The Department of Defense announced 15 new defense contracts worth a combined $474 million on Wednesday. Among the publicly traded companies winning contracts:
- Pfizer subsidiary Meridian Medical Technologies won the largest contract of the day, a $123.2 million option exercise (the third one-year-long option out of four possible) to supply U.S. Army, Navy, Air Force, and Marine Corps locations in Maryland and Missouri with nerve agent antidotes in auto-injectors, and to provide these locations with services related to basic maintenance and surge readiness. Delivery is due by Dec. 31, 2014.
- Rockwell Collins won a $46.6 million sole-source, cost-plus-incentive-fee contract for work on the Air Force's B-2 Common Very Low Frequency Receiver Increment 1 Engineering Manufacturing Development (EMD) Effort. The EMD phase includes the modification, qualification, and testing of the B-2 Common Very Low Frequency Receiver system, and should be completed by June 28, 2018.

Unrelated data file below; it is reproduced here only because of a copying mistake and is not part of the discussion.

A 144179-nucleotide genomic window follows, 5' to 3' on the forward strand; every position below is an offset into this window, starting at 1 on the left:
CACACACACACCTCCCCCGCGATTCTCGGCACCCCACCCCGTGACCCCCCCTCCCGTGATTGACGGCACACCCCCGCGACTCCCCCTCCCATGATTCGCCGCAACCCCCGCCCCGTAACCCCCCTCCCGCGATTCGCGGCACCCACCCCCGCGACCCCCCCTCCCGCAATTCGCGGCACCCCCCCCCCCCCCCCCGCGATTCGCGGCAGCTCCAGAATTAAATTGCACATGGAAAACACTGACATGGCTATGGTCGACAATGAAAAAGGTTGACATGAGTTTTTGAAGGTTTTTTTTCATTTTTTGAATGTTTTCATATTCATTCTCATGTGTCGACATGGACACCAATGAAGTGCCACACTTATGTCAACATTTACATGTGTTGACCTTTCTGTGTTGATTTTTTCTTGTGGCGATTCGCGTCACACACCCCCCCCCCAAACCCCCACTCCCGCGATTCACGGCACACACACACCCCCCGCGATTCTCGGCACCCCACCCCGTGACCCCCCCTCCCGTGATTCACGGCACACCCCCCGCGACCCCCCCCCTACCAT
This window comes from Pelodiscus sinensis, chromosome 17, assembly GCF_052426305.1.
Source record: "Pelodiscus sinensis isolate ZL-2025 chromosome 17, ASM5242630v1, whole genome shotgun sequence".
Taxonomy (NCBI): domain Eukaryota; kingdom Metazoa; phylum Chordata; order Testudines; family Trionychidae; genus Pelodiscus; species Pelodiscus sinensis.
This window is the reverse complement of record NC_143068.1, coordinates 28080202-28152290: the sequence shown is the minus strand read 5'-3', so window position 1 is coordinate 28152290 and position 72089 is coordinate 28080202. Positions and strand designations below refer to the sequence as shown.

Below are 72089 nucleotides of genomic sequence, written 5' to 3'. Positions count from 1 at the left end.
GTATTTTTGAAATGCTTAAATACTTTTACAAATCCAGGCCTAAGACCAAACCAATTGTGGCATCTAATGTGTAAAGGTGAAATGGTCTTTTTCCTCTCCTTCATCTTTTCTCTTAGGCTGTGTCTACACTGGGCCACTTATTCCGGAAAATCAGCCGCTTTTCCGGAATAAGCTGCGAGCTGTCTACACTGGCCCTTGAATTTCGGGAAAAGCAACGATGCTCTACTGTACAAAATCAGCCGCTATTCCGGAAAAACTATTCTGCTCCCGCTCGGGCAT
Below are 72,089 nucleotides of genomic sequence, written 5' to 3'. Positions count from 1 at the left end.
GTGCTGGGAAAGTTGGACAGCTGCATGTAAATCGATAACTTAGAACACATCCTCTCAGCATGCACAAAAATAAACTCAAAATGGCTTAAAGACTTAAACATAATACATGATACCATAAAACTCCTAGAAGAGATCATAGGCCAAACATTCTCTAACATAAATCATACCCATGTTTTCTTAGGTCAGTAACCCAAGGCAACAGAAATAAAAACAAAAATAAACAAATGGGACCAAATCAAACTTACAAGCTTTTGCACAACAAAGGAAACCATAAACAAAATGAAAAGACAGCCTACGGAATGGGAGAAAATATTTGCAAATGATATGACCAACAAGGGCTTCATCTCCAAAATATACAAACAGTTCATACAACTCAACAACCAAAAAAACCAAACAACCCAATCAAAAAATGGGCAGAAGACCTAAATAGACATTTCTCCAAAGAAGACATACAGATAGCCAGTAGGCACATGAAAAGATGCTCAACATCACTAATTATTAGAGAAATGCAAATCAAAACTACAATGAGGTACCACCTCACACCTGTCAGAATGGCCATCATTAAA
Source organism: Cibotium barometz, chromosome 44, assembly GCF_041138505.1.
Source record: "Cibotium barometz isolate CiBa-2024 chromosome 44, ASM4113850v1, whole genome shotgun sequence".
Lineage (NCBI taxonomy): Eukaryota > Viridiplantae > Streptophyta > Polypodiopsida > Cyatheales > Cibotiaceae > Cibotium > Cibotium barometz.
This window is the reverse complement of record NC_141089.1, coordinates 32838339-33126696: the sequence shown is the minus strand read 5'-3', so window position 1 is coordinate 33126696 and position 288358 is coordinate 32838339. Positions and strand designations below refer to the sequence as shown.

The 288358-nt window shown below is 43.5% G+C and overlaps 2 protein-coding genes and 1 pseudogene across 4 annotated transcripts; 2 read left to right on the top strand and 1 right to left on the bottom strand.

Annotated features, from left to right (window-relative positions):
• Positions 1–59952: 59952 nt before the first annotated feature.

- Bell Helicopter Textron was awarded an $18.6 million foreign military sales contract modification to provide six additional months of contractor logistics support for Bell 407, Huey, Jet Ranger, and OH-58A/C helicopters based in Al Taji, Iraq (formerly Camp Cooke). This contract will now run through Aug. 8, 2014.
- Boeing was awarded a $12.3 million contract modification to continue uninterrupted satellite operations, maintenance, and anomaly resolution for the Space Superiority Systems Directorate's Space Based Space Surveillance Block 10 System through June 20, 2015.
- Oracle was awarded a $7 million modification to a U.S. Army contract for Oracle PeopleSoft licenses and maintenance services. This contract remains in force through Dec. 20, 2014.
The article Pentagon Awards $474 Million in Defense Contracts Wednesday originally appeared on Fool.com.Fool contributor Rich Smith has no position in any stocks mentioned. The Motley Fool owns shares of Oracle. and Textron. Try any of our Foolish newsletter services free for 30 days. We Fools don't all hold the same opinions, but we all believe that considering a diverse range of insights makes us better investors. The Motley Fool has a disclosure policy.